Thinking goddess/nature : feminist metaphysics and the thealogical imagination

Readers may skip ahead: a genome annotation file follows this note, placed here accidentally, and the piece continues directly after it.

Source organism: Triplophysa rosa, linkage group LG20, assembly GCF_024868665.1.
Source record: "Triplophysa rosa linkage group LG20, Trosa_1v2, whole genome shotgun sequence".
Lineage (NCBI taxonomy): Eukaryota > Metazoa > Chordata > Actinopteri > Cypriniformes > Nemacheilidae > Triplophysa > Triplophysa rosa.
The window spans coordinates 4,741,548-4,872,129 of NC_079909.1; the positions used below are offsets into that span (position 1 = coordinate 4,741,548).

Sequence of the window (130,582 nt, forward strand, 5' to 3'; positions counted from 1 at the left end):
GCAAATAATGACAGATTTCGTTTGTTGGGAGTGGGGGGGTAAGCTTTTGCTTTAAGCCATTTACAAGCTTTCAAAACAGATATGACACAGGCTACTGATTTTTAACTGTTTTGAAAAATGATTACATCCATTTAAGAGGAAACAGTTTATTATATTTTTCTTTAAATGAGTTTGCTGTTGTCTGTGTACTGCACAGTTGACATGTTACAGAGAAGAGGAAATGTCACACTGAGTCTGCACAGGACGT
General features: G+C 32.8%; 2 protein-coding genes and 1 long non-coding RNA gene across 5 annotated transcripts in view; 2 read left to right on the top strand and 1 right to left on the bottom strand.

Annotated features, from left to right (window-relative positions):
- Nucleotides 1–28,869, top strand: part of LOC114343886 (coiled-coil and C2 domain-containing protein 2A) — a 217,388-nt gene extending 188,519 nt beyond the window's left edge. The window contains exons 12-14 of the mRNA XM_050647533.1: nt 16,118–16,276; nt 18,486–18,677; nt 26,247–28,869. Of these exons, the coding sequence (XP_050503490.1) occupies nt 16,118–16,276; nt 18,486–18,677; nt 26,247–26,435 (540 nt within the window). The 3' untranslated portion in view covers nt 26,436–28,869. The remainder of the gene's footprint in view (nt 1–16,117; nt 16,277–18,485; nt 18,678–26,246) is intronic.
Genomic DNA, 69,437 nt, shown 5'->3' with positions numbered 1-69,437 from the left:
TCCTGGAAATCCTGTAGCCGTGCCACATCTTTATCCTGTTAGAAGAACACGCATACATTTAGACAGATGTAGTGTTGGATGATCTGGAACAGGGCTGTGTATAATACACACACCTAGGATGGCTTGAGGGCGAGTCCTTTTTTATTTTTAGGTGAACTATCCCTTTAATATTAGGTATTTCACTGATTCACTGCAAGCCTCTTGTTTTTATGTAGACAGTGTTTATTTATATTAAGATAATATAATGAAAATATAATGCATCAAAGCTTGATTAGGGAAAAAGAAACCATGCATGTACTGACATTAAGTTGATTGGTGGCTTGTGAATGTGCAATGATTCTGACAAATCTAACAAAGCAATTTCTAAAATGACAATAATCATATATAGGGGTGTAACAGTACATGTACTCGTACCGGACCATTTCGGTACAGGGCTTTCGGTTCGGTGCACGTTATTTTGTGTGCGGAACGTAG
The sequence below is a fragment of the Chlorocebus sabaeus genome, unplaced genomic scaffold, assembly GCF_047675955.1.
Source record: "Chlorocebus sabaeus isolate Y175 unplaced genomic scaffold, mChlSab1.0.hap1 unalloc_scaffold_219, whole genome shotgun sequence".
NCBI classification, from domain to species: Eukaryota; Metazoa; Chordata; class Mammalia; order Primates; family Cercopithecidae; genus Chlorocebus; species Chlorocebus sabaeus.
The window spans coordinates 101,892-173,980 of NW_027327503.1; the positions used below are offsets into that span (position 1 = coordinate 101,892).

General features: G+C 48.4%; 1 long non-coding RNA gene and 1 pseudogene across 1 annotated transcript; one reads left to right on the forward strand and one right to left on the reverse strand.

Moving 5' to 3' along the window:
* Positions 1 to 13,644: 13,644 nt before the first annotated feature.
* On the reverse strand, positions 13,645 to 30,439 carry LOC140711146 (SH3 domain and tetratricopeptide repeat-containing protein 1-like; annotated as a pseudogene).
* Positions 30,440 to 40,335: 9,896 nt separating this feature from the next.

This thesis contributes to a small but growing body of academic research that is concerned with the late twentieth and early twenty-first century religion of Goddess feminism and the religio-political discourse of thealogy. Current academic approaches to Goddess feminism have been primarily historical, -- I- phenomenological, psychological and sociological studies that have presented descriptive and/or functional accounts of this religion. Relatively little academic work has emerged from within Goddess feminism. Still less has attempted to delineate the meaning of a female/feminist deity and religious worldview in a philosophical manner. This thesis attends to these areas of academic neglect by combining philosophical concems and methods with a position of thealogical advocacy. By developing a thealogical reading of the principal reality-claims embedded within a number of influential Goddess feminist texts it is, I propose, possible to address philosophical questions that have not, as yet, been confronted by Goddess feminists, and also theorize the contours and coherence of what may be termed a feminist metaphysic. Most Goddess feminists, I contend, presently emphasize the affective, experiential and performative dimensions of their religion, to the detriment or exclusion of the conceptual, philosophical and metaphysical. I argue in this thesis that there are no compelling reasons why Goddess feminists should reject philosophy and metaphysics. There are, rather, good political, practical and religious reasons for feminist thealogians, to produce an alternative metaphysic of deity and the world to those deployed by patriarchy. Throughout this constructive work of thealogy recurrent Goddess feminist models, myths and reality-claims, such as those of the cosmogonic womb, the cycling processes of Birth-Death-Rebirth, and the web of life, are conceptually unpacked, developed and elucidated so as to provide a comprehensive thealogical, and thereby metaphysical, account of the fundamental organization of reality and the human condition. The originality and significance of this thesis lies in its elaboration of a feminist metaphysical account of the Goddess as nature, Goddess/Naturet,h, at has largely been assumedr ather than articulated by most Goddess feminists. I conclude that although it is not, as yet, possible to articulate a complete Goddess feminist metaphysical theory, it is possible to develop a philosophical and systematic thealogy that delineates the primary metaphysical commitments and reality-claims implicit within Goddess feminist discourse in a coherent manner. This thesis is a prolegomena to future works of philosophical thealogy and feminist metaphysical theorizing.